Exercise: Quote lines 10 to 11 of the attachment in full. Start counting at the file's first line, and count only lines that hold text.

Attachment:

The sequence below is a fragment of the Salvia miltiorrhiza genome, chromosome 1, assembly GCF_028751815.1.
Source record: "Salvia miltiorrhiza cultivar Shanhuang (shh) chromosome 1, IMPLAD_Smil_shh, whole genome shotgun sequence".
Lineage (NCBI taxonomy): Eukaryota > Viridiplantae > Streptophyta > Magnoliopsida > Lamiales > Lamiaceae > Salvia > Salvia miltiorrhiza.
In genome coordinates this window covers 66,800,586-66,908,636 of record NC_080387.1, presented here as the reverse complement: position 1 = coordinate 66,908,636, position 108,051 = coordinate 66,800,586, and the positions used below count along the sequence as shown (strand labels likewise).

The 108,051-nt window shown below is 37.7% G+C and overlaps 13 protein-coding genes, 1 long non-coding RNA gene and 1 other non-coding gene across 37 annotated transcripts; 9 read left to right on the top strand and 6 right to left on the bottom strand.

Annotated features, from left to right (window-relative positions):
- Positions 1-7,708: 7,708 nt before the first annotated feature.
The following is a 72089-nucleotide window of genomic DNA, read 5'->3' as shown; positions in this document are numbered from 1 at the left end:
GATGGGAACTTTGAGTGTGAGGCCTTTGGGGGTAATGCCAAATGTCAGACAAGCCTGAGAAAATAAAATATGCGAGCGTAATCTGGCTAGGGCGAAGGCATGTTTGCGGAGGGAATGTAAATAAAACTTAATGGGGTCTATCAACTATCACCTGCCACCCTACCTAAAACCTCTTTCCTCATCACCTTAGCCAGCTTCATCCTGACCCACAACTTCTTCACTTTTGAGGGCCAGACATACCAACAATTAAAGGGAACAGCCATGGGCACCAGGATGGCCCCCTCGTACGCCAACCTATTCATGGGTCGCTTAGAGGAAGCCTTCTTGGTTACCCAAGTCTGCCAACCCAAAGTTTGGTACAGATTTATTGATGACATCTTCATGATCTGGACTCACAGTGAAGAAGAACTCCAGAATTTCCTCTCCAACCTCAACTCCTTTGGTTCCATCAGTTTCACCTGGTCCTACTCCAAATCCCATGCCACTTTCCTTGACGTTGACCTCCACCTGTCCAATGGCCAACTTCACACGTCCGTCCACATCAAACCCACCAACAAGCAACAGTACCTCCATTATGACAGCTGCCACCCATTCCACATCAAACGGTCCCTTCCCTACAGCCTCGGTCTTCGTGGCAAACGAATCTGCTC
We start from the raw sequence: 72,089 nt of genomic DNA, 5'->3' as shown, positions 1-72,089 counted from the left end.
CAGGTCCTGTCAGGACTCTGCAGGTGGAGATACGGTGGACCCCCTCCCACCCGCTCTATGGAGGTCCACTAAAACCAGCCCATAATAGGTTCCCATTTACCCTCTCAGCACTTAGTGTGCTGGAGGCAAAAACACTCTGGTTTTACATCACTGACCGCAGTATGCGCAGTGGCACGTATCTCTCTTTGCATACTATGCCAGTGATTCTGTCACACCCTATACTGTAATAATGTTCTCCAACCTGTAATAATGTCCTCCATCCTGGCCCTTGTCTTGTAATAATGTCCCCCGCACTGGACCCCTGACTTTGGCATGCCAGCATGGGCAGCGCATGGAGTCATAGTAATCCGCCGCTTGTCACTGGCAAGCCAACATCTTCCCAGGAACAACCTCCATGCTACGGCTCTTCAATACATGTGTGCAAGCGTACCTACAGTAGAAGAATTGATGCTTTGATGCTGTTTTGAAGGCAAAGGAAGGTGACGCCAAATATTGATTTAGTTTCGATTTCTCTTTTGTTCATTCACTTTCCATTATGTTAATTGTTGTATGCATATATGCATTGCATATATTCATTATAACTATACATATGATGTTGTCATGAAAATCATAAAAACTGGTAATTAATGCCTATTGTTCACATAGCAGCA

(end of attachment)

We start from the raw sequence: 72,089 nt of genomic DNA, 5'->3' as shown, positions 1-72,089 counted from the left end.
CAGGTCCTGTCAGGACTCTGCAGGTGGAGATACGGTGGACCCCCTCCCACCCGCTCTATGGAGGTCCACTAAAACCAGCCCATAATAGGTTCCCATTTACCCTCTCAGCACTTAGTGTGCTGGAGGCAAAAACACTCTGGTTTTACATCACTGACCGCAGTATGCGCAGTGGCACGTATCTCTCTTTGCATACTATGCCAGTGATTCTGTCACACCCTATACTGTAATAATGTTCTCCAACCTGTAATAATGTCCTCCATCCTGGCCCTTGTCTTGTAATAATGTCCCCCGCACTGGACCCCTGACTTTGGCATGCCAGCATGGGCAGCGCATGGAGTCATAGTAATCCGCCGCTTGTCACTGGCAAGCCAACATCTTCCCAGGAACAACCTCCATGCTACGGCTCTTCAATACATGTGTGCAAGCGTACCTACAGTAGAAGAATTGATGCTTTGATGCTGTTTTGAAGGCAAAGGAAGGTGACGCCAAATATTGATTTAGTTTCGATTTCTCTTTTGTTCATTCACTTTCCATTATGTTAATTGTTGTATGCATATATGCATTGCATATATTCATTATAACTATACATATGATGTTGTCATGAAAATCATAAAAACTGGTAATTAATGCCTATTGTTCACATAGCAGCA